You're gonna love this one! Soft Cell with "Tainted Love." Motion-capture technology in action! I'm sure there's some metaphor about ... something ... happening there, but I can't figure out for the life of me what it is. Is the singer head in the sky supposed to be God? I have to just admit here that I don't get it! Help.

Lionel Ritchie stalks a blind girl in "Hello"! Oh man, who thought this was a good idea? Even if you're not vibing the whole stalker thing, it is, at the very least, unethical for a college professor to screw a student. Ew about sums this one up. I like the song, though, especially David Cook's version.

Hang in there, kiddos! We're almost at the end. After the Lionel Ritchie creep out, here's one I really like. Dave Gahan is the King of the World in Depeche Mode's "Enjoy the Silence." Nothing to say here; I'm still a fan.

Whew! You made it! Pat yourself on the back, and go pour yourself a stiff drink (if you haven't already). Madonna closes us out with a couple of videos. First, some weird version of "Disco Inferno." All I can say is, I wish I could move like that on a pair of roller skates! Last, "La Isla Bonita." Both from her Confessions tour. Was she always this skinny? Or does the unitard (second video) just make her look kinda... I don't know... anorexic? I think if you pause the video at certain spots, you can count all of her ribs. I've said it before and I'll say it again: Ew.

Until next time...

In which I offer up proof...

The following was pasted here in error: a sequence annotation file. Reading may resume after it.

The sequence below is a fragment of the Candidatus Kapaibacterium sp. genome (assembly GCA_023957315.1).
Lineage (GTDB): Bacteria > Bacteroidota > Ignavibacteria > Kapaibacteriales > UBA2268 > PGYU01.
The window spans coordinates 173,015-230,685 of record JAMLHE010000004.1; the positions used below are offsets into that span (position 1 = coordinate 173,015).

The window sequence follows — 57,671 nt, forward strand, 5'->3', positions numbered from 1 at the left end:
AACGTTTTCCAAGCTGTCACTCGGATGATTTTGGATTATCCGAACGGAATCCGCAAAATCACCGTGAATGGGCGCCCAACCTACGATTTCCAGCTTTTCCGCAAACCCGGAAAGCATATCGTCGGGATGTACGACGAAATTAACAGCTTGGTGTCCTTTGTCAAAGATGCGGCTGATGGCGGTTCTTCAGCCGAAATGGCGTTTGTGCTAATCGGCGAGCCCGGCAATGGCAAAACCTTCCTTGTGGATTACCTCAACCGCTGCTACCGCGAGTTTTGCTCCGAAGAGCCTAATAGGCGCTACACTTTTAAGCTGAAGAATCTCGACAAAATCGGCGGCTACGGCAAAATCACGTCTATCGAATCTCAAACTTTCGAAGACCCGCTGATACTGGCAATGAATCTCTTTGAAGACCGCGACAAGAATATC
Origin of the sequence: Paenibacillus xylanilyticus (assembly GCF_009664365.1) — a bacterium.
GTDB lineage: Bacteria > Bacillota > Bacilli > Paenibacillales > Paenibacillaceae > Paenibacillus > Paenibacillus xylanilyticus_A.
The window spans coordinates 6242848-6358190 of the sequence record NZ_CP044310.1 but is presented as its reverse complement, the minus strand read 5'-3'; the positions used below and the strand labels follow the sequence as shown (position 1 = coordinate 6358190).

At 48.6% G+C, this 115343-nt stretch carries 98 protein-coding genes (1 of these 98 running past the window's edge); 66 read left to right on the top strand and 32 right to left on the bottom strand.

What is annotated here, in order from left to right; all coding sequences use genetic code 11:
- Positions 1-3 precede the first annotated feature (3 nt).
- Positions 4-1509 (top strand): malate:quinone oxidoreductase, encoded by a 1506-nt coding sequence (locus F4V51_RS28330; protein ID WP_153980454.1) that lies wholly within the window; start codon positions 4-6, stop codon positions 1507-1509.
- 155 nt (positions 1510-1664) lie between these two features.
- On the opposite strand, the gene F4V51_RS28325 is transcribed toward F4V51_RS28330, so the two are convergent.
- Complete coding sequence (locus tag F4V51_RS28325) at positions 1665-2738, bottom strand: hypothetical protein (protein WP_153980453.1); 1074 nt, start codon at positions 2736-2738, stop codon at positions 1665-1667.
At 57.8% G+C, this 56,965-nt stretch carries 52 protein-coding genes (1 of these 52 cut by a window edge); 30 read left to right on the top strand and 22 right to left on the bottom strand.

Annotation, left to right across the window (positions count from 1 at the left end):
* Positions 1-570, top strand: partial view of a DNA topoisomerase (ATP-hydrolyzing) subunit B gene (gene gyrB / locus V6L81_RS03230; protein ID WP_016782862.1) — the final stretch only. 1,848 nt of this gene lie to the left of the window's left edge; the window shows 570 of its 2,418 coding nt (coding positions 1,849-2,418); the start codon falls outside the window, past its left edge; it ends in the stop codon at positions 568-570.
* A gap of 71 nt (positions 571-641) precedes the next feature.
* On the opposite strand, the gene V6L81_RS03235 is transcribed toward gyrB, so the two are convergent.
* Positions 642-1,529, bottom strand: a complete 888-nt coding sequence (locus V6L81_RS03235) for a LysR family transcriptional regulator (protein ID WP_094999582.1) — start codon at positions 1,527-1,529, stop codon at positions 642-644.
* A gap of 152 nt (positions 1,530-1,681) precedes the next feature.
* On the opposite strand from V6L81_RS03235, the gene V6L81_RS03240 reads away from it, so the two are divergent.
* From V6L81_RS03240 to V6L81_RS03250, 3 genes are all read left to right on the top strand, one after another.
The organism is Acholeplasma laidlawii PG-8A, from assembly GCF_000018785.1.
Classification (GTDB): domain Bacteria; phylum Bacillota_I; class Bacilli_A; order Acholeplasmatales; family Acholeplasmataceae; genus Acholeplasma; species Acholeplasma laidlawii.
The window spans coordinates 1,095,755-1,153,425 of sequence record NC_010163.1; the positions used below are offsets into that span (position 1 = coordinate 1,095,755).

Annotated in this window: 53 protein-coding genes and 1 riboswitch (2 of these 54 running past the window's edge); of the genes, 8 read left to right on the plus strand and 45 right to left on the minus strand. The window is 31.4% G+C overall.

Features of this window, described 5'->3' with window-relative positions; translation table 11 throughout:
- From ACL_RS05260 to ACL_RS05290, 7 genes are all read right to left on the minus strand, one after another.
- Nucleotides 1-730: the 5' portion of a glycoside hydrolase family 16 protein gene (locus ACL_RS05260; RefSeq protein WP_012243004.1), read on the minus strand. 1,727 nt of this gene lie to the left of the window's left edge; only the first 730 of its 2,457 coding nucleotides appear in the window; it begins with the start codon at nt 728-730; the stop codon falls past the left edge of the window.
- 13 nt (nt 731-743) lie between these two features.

...that I am not quite as fat as I think I am. We still haven't unpacked all of our boxes, and we have no working washing machine, so between washing clothes in the sink (about one load a day of that nonsense is all I can handle) and trying to find something to wear in one of the many boxes, I don't have all that many clean clothes right now. I was digging through a box of esposo's clothes this morning looking for some jeans I could steal borrow, and came across an old softball jersey I had in sixth grade. I looked and it, wondering why my mother would send a shirt so big when my son won't be able to fit into it for at least eight years or so. Then I realized that I have some shirts that are smaller than it is, so maybe I should try it on. And voila! It fits! Ok, it fits a bit tightly, especially in the chest area (I guess 6th graders don't generally come with big mom boobs), but with the right pair of jeans it could work. Only thing is that it's bright (as in neon) orange. I'm really liking it, though. And especially the fact that I can still fit into it after all these years.

Monday, November 10, 2008

Fun with addresses

Because here in Costa Rica, we don't really have any. Well we do, if you consider "go north from X building about 200 meters, then west another 100 meters, and down to the big tree, turn around and touch your toes, do the hokey pokey, etc. etc." I don't really consider those addresses though, more like terrible directions.